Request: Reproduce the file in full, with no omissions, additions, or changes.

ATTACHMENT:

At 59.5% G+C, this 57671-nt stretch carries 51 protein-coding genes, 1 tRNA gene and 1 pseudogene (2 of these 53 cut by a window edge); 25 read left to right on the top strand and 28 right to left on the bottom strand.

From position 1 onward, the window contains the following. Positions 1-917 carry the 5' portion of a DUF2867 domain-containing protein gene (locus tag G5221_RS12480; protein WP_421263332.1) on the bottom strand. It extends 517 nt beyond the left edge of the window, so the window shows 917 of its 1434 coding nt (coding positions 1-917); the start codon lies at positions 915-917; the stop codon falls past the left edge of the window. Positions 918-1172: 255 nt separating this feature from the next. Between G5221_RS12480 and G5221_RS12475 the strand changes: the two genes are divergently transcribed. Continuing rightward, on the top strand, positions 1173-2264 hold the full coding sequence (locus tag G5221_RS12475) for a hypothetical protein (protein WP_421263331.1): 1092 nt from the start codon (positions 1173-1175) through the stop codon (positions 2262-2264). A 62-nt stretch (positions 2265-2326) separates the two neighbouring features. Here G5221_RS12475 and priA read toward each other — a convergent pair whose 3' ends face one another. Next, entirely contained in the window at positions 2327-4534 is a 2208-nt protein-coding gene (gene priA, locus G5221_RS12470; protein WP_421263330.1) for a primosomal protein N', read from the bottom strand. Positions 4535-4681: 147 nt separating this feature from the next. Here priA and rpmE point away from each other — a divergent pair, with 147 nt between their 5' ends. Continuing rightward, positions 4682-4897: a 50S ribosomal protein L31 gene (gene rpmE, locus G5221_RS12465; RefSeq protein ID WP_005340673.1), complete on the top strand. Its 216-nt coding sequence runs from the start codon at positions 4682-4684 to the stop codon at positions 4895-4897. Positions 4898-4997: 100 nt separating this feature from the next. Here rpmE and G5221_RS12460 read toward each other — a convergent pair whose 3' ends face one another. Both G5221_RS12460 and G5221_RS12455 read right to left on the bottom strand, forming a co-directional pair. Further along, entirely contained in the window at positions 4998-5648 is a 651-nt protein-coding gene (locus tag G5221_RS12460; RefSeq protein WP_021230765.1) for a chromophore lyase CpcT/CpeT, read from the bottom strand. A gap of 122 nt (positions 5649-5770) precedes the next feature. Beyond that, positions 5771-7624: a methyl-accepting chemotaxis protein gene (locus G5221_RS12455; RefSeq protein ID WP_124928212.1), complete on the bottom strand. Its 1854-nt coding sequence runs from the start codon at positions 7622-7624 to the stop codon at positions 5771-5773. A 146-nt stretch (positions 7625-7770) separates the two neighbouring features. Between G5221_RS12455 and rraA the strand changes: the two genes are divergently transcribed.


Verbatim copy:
At 59.5% G+C, this 57671-nt stretch carries 51 protein-coding genes, 1 tRNA gene and 1 pseudogene (2 of these 53 cut by a window edge); 25 read left to right on the top strand and 28 right to left on the bottom strand.

From position 1 onward, the window contains the following. Positions 1-917 carry the 5' portion of a DUF2867 domain-containing protein gene (locus tag G5221_RS12480; protein WP_421263332.1) on the bottom strand. It extends 517 nt beyond the left edge of the window, so the window shows 917 of its 1434 coding nt (coding positions 1-917); the start codon lies at positions 915-917; the stop codon falls past the left edge of the window. Positions 918-1172: 255 nt separating this feature from the next. Between G5221_RS12480 and G5221_RS12475 the strand changes: the two genes are divergently transcribed. Continuing rightward, on the top strand, positions 1173-2264 hold the full coding sequence (locus tag G5221_RS12475) for a hypothetical protein (protein WP_421263331.1): 1092 nt from the start codon (positions 1173-1175) through the stop codon (positions 2262-2264). A 62-nt stretch (positions 2265-2326) separates the two neighbouring features. Here G5221_RS12475 and priA read toward each other — a convergent pair whose 3' ends face one another. Next, entirely contained in the window at positions 2327-4534 is a 2208-nt protein-coding gene (gene priA, locus G5221_RS12470; protein WP_421263330.1) for a primosomal protein N', read from the bottom strand. Positions 4535-4681: 147 nt separating this feature from the next. Here priA and rpmE point away from each other — a divergent pair, with 147 nt between their 5' ends. Continuing rightward, positions 4682-4897: a 50S ribosomal protein L31 gene (gene rpmE, locus G5221_RS12465; RefSeq protein ID WP_005340673.1), complete on the top strand. Its 216-nt coding sequence runs from the start codon at positions 4682-4684 to the stop codon at positions 4895-4897. Positions 4898-4997: 100 nt separating this feature from the next. Here rpmE and G5221_RS12460 read toward each other — a convergent pair whose 3' ends face one another. Both G5221_RS12460 and G5221_RS12455 read right to left on the bottom strand, forming a co-directional pair. Further along, entirely contained in the window at positions 4998-5648 is a 651-nt protein-coding gene (locus tag G5221_RS12460; RefSeq protein WP_021230765.1) for a chromophore lyase CpcT/CpeT, read from the bottom strand. A gap of 122 nt (positions 5649-5770) precedes the next feature. Beyond that, positions 5771-7624: a methyl-accepting chemotaxis protein gene (locus G5221_RS12455; RefSeq protein ID WP_124928212.1), complete on the bottom strand. Its 1854-nt coding sequence runs from the start codon at positions 7622-7624 to the stop codon at positions 5771-5773. A 146-nt stretch (positions 7625-7770) separates the two neighbouring features. Between G5221_RS12455 and rraA the strand changes: the two genes are divergently transcribed.